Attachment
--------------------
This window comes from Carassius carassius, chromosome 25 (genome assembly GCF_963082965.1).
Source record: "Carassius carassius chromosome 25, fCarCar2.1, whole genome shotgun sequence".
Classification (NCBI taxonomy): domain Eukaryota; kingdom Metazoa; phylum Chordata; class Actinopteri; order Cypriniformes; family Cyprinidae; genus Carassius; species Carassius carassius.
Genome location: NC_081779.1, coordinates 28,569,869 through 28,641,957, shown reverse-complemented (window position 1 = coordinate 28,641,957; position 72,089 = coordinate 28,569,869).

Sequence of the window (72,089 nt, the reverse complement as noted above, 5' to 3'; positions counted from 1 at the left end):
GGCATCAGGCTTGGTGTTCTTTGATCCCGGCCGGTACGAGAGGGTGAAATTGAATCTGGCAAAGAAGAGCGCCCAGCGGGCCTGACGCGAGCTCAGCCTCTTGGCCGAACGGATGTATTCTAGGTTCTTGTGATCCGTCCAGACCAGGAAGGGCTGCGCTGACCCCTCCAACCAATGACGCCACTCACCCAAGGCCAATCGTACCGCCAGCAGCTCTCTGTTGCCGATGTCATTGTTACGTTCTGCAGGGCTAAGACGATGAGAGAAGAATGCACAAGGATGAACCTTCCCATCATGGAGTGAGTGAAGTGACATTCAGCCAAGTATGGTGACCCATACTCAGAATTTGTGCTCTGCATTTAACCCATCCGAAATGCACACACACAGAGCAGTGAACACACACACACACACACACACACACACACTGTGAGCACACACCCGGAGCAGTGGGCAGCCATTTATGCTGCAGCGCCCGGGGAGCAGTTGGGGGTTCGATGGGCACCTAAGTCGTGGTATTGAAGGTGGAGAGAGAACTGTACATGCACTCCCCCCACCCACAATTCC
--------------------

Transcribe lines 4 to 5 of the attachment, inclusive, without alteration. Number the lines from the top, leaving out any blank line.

Genome location: NC_081779.1, coordinates 28,569,869 through 28,641,957, shown reverse-complemented (window position 1 = coordinate 28,641,957; position 72,089 = coordinate 28,569,869).

Sequence of the window (72,089 nt, the reverse complement as noted above, 5' to 3'; positions counted from 1 at the left end):